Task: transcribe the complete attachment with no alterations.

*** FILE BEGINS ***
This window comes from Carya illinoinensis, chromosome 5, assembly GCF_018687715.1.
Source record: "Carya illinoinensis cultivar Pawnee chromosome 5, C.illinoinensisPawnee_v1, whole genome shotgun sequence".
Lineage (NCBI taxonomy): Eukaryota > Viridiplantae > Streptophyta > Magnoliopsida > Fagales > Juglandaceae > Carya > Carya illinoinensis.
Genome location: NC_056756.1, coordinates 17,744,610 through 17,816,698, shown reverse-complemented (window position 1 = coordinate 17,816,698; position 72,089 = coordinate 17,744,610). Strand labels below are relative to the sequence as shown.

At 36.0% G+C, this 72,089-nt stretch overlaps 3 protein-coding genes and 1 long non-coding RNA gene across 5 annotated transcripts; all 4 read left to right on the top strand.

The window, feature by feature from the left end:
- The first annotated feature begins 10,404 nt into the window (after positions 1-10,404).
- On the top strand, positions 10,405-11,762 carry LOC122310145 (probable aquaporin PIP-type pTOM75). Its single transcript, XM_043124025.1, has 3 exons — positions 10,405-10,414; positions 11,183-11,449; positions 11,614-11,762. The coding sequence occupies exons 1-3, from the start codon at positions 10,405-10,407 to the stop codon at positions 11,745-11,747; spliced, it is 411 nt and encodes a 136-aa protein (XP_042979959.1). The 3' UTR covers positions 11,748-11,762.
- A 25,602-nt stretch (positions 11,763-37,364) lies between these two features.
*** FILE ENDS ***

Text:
This window comes from Carya illinoinensis, chromosome 5, assembly GCF_018687715.1.
Source record: "Carya illinoinensis cultivar Pawnee chromosome 5, C.illinoinensisPawnee_v1, whole genome shotgun sequence".
Lineage (NCBI taxonomy): Eukaryota > Viridiplantae > Streptophyta > Magnoliopsida > Fagales > Juglandaceae > Carya > Carya illinoinensis.
Genome location: NC_056756.1, coordinates 17,744,610 through 17,816,698, shown reverse-complemented (window position 1 = coordinate 17,816,698; position 72,089 = coordinate 17,744,610). Strand labels below are relative to the sequence as shown.

At 36.0% G+C, this 72,089-nt stretch overlaps 3 protein-coding genes and 1 long non-coding RNA gene across 5 annotated transcripts; all 4 read left to right on the top strand.

The window, feature by feature from the left end:
- The first annotated feature begins 10,404 nt into the window (after positions 1-10,404).
- On the top strand, positions 10,405-11,762 carry LOC122310145 (probable aquaporin PIP-type pTOM75). Its single transcript, XM_043124025.1, has 3 exons — positions 10,405-10,414; positions 11,183-11,449; positions 11,614-11,762. The coding sequence occupies exons 1-3, from the start codon at positions 10,405-10,407 to the stop codon at positions 11,745-11,747; spliced, it is 411 nt and encodes a 136-aa protein (XP_042979959.1). The 3' UTR covers positions 11,748-11,762.
- A 25,602-nt stretch (positions 11,763-37,364) lies between these two features.